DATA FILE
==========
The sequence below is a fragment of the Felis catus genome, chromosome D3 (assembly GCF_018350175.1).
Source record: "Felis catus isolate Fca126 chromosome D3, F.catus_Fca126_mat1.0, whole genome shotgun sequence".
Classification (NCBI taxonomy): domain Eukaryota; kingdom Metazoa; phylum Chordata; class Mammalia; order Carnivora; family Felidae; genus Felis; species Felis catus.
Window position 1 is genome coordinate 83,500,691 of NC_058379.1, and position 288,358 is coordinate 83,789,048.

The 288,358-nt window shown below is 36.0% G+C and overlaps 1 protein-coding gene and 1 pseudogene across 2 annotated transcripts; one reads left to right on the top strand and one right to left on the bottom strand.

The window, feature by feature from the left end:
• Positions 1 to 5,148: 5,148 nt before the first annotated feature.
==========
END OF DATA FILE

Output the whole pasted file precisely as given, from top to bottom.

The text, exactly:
The sequence below is a fragment of the Felis catus genome, chromosome D3 (assembly GCF_018350175.1).
Source record: "Felis catus isolate Fca126 chromosome D3, F.catus_Fca126_mat1.0, whole genome shotgun sequence".
Classification (NCBI taxonomy): domain Eukaryota; kingdom Metazoa; phylum Chordata; class Mammalia; order Carnivora; family Felidae; genus Felis; species Felis catus.
Window position 1 is genome coordinate 83,500,691 of NC_058379.1, and position 288,358 is coordinate 83,789,048.

The 288,358-nt window shown below is 36.0% G+C and overlaps 1 protein-coding gene and 1 pseudogene across 2 annotated transcripts; one reads left to right on the top strand and one right to left on the bottom strand.

The window, feature by feature from the left end:
• Positions 1 to 5,148: 5,148 nt before the first annotated feature.